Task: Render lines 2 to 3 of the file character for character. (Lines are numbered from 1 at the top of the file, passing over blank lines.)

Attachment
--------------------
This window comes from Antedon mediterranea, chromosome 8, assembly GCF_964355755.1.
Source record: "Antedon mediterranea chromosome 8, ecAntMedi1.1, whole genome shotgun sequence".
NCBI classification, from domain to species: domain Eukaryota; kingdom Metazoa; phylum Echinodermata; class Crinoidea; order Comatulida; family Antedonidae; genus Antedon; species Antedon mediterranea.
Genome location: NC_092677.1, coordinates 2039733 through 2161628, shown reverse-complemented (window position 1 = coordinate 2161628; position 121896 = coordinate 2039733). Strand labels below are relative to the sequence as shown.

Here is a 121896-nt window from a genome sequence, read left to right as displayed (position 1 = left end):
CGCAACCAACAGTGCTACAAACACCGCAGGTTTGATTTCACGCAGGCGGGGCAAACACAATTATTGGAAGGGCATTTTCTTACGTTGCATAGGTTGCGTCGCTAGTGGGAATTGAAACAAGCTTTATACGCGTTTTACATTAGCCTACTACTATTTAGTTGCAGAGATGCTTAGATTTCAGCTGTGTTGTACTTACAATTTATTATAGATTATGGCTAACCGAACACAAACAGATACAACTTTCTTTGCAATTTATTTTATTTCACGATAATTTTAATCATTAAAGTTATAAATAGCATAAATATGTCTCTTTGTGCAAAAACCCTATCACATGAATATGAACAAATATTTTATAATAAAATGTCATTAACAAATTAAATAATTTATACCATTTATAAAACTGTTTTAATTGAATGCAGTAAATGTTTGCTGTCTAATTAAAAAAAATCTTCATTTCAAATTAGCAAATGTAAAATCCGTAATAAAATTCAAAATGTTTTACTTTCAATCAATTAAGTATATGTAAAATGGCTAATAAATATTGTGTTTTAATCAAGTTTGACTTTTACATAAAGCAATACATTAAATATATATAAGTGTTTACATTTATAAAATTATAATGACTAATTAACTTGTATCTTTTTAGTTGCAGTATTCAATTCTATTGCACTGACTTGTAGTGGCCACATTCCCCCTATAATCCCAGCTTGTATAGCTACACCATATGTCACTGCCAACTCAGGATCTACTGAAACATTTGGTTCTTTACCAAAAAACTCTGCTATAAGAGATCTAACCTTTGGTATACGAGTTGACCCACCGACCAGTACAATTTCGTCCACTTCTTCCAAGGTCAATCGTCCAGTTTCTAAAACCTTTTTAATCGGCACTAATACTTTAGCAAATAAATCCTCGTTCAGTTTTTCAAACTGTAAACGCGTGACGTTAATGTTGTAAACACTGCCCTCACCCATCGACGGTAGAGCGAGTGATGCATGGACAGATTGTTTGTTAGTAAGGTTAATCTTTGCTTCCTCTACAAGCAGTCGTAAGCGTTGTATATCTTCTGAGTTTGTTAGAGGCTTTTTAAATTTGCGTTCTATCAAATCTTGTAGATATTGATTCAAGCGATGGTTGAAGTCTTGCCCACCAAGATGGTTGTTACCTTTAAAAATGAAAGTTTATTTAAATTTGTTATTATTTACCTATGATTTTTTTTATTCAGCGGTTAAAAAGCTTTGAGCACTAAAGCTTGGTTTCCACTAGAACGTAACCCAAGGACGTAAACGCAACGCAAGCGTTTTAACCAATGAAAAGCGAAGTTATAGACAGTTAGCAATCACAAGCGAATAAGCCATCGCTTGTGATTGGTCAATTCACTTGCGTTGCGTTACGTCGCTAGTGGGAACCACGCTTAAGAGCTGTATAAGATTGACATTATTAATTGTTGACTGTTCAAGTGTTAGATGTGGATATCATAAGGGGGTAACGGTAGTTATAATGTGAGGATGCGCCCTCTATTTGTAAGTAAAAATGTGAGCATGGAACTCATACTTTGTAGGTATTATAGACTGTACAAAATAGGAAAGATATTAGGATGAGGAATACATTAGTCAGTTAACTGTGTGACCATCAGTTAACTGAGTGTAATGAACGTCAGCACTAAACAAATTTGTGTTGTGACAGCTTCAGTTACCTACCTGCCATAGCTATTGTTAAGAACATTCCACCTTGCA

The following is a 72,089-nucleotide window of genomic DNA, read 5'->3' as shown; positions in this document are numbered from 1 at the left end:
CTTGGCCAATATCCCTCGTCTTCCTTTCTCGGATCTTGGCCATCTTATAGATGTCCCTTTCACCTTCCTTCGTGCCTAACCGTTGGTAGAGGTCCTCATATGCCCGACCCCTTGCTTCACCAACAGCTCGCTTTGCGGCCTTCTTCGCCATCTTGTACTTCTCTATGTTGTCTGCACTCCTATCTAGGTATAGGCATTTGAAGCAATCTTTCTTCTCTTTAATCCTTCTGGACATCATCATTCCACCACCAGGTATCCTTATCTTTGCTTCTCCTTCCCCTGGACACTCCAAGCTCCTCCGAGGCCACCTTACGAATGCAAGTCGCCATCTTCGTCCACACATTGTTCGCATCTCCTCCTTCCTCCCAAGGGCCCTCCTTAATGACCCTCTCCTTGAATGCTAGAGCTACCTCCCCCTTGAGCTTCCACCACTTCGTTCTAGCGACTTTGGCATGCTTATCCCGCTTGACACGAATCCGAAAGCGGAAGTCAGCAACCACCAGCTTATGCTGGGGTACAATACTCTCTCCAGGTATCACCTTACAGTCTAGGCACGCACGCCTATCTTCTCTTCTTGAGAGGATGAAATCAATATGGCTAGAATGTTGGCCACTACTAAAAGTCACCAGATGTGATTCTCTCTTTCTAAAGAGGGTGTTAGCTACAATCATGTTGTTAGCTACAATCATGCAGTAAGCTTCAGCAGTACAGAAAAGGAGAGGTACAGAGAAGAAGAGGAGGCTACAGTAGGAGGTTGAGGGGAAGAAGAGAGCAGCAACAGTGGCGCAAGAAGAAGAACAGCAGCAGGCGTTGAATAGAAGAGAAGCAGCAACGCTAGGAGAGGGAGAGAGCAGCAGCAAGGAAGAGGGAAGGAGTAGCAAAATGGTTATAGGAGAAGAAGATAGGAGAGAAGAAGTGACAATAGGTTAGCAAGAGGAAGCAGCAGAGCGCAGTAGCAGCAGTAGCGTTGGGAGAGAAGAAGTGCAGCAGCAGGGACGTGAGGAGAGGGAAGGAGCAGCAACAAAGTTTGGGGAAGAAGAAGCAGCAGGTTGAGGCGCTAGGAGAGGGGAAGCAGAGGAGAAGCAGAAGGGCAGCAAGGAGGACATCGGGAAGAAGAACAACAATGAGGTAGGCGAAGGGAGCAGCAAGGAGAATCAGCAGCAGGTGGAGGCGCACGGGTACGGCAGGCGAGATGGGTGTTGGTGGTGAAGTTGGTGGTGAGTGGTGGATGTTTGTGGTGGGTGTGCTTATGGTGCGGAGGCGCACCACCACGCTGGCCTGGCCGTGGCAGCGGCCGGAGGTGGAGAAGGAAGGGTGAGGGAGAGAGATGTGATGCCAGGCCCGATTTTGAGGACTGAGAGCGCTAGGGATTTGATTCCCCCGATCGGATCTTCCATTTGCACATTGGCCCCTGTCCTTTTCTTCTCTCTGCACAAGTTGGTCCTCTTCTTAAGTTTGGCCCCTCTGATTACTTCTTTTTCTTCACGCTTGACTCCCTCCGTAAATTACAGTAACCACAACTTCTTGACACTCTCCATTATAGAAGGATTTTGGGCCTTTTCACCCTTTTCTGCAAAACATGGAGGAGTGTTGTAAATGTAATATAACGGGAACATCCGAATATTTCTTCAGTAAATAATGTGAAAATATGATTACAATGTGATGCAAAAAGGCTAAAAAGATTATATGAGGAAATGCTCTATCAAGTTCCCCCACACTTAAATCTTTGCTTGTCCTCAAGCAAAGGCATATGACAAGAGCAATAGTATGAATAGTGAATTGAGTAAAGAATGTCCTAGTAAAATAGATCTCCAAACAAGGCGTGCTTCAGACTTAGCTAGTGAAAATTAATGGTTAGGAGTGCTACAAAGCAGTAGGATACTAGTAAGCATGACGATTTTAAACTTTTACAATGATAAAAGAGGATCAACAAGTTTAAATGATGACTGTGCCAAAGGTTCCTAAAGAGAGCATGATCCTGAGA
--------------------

Source record: "Antedon mediterranea chromosome 8, ecAntMedi1.1, whole genome shotgun sequence".
NCBI classification, from domain to species: domain Eukaryota; kingdom Metazoa; phylum Echinodermata; class Crinoidea; order Comatulida; family Antedonidae; genus Antedon; species Antedon mediterranea.